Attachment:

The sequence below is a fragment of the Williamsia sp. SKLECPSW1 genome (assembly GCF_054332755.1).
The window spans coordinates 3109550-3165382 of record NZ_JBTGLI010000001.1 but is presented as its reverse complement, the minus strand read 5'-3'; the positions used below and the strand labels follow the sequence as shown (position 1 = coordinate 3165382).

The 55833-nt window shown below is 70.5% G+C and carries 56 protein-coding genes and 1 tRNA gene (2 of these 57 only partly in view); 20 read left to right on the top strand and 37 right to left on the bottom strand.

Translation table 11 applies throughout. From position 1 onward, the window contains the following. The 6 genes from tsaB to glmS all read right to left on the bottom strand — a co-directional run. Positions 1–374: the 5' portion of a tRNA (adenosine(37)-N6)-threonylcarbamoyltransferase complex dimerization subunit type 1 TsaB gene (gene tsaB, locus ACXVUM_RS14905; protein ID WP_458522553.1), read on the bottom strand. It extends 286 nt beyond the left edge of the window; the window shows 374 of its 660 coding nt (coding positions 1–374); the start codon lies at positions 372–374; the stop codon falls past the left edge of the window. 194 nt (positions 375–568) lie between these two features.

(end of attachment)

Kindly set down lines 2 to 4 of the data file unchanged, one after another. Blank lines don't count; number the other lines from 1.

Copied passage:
The window spans coordinates 3109550-3165382 of record NZ_JBTGLI010000001.1 but is presented as its reverse complement, the minus strand read 5'-3'; the positions used below and the strand labels follow the sequence as shown (position 1 = coordinate 3165382).

The 55833-nt window shown below is 70.5% G+C and carries 56 protein-coding genes and 1 tRNA gene (2 of these 57 only partly in view); 20 read left to right on the top strand and 37 right to left on the bottom strand.

Translation table 11 applies throughout. From position 1 onward, the window contains the following. The 6 genes from tsaB to glmS all read right to left on the bottom strand — a co-directional run. Positions 1–374: the 5' portion of a tRNA (adenosine(37)-N6)-threonylcarbamoyltransferase complex dimerization subunit type 1 TsaB gene (gene tsaB, locus ACXVUM_RS14905; protein ID WP_458522553.1), read on the bottom strand. It extends 286 nt beyond the left edge of the window; the window shows 374 of its 660 coding nt (coding positions 1–374); the start codon lies at positions 372–374; the stop codon falls past the left edge of the window. 194 nt (positions 375–568) lie between these two features.